Excerpted from ClassicCars.com Journal 8/18/2018, by Larry Edsall
After a 13-year run from 2005 to 2017, organizers of the Lake Bluff Concours d’Elegance were told they no longer would be granted access to the park overlooking Lake Michigan where they held their event in the southwestern Michigan community of St. Joseph.
But it didn’t take long for another venue to be found.
Less than 40 miles to the south, the staff at the Studebaker National Museum in South Bend, Indiana, had been mulling a dozen ideas for a special event. The choice became easier, even obvious, after Lake Bluff founder and former chairman Dar Davis called and offered his help if the museum considered hosting a concours of its own.
The museum was more than interested, and invited its neighbor, The History Museum, to make the inaugural Concours d’Elegance at Copshaholm a joint venture, the first such cooperative effort by the neighbors.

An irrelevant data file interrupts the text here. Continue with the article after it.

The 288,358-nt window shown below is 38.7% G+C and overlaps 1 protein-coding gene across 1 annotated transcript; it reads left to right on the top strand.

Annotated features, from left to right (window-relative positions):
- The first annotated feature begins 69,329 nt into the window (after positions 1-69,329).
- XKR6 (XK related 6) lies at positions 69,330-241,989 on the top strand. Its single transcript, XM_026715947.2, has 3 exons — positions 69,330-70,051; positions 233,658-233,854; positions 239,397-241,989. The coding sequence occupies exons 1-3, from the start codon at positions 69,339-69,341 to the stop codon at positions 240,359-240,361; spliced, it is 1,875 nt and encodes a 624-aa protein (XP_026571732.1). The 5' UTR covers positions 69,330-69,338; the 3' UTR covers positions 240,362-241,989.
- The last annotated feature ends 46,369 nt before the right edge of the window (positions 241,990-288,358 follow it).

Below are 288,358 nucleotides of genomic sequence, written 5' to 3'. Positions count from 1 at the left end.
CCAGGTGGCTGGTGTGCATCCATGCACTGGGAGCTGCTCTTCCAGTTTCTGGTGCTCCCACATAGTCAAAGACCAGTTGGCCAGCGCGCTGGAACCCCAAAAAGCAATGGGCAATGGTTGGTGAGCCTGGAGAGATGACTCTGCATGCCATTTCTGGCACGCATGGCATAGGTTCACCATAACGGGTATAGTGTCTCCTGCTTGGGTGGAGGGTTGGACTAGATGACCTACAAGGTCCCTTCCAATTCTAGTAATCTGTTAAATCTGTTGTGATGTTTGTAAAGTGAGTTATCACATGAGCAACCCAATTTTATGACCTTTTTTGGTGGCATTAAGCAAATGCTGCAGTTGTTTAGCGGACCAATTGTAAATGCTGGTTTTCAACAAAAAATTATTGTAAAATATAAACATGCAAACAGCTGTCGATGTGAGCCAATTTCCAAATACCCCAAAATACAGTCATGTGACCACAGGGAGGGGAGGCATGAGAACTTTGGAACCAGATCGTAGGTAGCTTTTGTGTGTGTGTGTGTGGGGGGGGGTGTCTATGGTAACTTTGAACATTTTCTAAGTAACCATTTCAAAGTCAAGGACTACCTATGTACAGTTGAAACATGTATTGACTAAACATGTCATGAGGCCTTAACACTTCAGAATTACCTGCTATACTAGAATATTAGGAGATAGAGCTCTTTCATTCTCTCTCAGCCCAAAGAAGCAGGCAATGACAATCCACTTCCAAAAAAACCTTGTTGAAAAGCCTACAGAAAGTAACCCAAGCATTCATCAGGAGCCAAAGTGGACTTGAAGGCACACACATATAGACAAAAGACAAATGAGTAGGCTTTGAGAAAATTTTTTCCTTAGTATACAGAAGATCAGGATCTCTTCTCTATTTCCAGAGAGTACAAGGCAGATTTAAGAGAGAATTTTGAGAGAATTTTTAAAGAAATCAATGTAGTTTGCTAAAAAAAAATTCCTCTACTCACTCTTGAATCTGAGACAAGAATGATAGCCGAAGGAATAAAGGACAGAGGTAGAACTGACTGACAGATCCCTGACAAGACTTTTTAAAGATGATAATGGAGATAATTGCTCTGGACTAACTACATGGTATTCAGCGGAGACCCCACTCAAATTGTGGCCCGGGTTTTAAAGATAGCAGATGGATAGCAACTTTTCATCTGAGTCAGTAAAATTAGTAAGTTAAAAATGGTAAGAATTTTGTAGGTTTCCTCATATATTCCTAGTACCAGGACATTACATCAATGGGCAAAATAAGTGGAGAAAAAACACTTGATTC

The first Concours d’Elegance at Copshaholm was held this past Saturday (8/11/2018) on the grounds of the Oliver Mansion and Historic Oliver Gardens.
The mansion, which the family called Copshaholm, the ancient name of the family’s ancestral village in Scotland, is a 38-room Romanesque Queen Anne house built in 1895 by industrialist J.D. Oliver, president of the Oliver Chilled Plow Works, a company founded by his father.
The intimate, garden-party setting included nearly 70 vehicles and, as is fitting for a first-time event in South Bend, featured Indiana-produced vehicles. It also featured some interesting class names that showed a wonderful sense of humor:
“Birds of a Feather” — a class of Studebaker Hawks;
“Going Topless” — a class of postwar American convertibles;
“A Singular Sensation” — a class of one-of-a-kind vehicles; and
“Never Been Kissed” — a class for barn-finds and survivor cars.
The Indianapolis Motor Speedway Museum, the Gilmore Car Museum, America’s Packard Museum and the Auburn Cord Duesenberg Museum sent cars to the event.